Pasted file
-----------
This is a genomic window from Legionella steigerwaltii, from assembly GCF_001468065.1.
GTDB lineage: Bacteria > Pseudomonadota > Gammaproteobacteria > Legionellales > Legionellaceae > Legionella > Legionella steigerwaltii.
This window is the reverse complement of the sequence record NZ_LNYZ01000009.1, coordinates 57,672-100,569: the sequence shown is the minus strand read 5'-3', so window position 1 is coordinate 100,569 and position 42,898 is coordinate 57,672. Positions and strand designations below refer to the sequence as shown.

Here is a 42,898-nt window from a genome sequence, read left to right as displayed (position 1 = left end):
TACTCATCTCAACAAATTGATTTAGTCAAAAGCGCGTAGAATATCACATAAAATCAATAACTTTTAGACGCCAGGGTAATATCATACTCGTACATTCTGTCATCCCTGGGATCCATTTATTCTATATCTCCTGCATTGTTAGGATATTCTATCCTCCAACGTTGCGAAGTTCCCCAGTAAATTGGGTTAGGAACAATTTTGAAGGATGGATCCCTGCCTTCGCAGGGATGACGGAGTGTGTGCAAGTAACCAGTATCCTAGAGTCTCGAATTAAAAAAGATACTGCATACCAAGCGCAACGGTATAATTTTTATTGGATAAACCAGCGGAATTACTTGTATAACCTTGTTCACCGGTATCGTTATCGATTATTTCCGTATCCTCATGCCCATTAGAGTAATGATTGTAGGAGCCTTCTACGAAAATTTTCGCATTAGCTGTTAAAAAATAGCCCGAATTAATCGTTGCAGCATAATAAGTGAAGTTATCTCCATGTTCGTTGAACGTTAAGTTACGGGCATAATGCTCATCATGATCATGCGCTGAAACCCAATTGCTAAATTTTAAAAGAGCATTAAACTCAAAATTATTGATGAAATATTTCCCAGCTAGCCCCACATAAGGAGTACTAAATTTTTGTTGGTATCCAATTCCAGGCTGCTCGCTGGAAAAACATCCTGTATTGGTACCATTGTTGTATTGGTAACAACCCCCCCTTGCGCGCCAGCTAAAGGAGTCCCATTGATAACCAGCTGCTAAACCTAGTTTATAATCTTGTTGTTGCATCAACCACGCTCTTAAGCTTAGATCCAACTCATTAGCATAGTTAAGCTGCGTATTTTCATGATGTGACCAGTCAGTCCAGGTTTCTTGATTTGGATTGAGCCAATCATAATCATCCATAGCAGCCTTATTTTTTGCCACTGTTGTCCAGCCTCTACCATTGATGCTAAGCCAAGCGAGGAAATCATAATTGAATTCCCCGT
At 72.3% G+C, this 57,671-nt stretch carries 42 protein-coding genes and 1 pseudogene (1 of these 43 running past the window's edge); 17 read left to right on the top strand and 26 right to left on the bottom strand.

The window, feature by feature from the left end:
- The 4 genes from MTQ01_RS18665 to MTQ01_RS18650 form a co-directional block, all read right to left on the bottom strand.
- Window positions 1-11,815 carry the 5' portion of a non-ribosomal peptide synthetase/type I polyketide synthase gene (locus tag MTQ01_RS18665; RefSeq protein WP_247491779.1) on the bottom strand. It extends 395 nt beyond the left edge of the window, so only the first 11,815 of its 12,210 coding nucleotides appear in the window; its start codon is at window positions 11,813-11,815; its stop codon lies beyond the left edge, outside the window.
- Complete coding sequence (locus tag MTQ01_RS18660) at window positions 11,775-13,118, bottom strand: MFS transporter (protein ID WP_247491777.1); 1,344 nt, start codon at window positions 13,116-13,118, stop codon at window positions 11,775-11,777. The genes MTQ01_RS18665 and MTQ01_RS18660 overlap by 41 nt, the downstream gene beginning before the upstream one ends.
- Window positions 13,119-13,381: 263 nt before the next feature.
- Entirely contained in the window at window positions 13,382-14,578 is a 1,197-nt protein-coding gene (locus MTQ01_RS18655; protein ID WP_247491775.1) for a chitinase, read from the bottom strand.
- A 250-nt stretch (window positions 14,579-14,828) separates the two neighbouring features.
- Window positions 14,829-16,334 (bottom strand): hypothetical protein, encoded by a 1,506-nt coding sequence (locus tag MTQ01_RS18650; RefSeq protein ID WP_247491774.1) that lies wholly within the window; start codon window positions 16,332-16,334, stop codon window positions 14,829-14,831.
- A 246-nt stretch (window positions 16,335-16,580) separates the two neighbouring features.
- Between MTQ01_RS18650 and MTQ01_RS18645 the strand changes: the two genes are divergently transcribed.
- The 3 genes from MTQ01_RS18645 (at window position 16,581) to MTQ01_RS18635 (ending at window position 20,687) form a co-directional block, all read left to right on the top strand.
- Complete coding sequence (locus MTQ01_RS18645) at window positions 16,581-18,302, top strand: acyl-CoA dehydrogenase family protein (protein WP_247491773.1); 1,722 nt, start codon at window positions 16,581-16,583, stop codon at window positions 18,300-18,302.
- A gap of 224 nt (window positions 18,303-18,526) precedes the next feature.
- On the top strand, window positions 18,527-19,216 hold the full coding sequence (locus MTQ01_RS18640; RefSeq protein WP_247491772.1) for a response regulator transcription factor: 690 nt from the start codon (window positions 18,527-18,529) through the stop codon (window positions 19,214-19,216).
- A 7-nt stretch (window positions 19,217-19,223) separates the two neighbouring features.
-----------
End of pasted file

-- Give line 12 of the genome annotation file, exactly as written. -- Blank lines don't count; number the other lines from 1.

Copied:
- Entirely contained in the window at window positions 13,382-14,578 is a 1,197-nt protein-coding gene (locus MTQ01_RS18655; protein ID WP_247491775.1) for a chitinase, read from the bottom strand.